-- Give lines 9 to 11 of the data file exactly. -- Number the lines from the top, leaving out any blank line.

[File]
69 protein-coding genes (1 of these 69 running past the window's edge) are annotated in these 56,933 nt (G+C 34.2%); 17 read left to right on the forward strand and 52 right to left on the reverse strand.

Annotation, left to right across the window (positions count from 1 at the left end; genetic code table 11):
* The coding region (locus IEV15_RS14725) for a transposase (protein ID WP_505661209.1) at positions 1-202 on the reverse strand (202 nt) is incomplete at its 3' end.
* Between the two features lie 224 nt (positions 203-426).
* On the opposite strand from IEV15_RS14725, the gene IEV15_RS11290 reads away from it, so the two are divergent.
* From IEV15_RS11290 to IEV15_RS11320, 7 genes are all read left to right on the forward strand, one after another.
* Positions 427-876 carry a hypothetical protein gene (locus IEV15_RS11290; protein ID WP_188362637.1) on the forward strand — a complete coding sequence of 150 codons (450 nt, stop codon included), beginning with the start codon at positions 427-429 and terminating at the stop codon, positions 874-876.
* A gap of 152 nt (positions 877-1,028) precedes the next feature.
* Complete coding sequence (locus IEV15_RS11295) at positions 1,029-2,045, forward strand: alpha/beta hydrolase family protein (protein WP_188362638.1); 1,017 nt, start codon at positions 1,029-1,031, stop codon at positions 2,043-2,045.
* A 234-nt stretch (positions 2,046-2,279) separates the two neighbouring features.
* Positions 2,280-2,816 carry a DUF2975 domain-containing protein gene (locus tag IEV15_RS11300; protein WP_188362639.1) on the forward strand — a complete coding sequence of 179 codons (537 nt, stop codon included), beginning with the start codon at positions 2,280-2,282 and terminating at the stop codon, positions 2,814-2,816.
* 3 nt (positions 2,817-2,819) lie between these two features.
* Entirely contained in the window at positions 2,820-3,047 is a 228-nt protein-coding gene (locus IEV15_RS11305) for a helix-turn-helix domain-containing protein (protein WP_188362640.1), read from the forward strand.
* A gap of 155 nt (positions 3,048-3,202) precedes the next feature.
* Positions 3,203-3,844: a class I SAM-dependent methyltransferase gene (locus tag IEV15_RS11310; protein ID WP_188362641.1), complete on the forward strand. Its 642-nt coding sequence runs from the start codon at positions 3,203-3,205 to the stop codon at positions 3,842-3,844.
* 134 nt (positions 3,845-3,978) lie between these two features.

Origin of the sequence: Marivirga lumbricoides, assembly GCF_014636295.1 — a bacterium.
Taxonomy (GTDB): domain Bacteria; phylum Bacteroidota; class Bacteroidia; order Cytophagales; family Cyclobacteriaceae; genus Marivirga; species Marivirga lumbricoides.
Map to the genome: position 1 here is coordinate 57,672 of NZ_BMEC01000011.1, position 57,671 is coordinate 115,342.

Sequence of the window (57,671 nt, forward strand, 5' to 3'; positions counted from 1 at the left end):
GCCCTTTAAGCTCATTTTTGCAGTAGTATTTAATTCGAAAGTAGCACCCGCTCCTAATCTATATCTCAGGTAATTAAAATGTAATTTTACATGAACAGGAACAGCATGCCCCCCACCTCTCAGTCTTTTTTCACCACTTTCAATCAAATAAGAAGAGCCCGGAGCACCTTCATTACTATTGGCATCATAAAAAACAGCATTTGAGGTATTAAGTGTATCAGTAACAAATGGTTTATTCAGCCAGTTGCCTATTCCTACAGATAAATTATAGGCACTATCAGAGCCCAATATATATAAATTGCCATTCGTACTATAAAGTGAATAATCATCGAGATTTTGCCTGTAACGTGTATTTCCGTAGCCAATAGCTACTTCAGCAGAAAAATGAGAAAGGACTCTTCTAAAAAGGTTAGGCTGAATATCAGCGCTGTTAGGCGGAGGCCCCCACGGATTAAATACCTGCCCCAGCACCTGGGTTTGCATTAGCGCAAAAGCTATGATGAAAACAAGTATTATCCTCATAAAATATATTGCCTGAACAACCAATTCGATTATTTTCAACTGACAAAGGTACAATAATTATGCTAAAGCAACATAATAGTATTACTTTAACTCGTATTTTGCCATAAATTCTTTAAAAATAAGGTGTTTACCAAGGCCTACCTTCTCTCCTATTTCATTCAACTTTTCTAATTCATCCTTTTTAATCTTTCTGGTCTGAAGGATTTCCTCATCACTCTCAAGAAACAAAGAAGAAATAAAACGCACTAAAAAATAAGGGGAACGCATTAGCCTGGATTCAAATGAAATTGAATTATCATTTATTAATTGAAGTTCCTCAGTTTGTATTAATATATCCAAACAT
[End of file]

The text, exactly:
* Complete coding sequence (locus IEV15_RS11295) at positions 1,029-2,045, forward strand: alpha/beta hydrolase family protein (protein WP_188362638.1); 1,017 nt, start codon at positions 1,029-1,031, stop codon at positions 2,043-2,045.
* A 234-nt stretch (positions 2,046-2,279) separates the two neighbouring features.
* Positions 2,280-2,816 carry a DUF2975 domain-containing protein gene (locus tag IEV15_RS11300; protein WP_188362639.1) on the forward strand — a complete coding sequence of 179 codons (537 nt, stop codon included), beginning with the start codon at positions 2,280-2,282 and terminating at the stop codon, positions 2,814-2,816.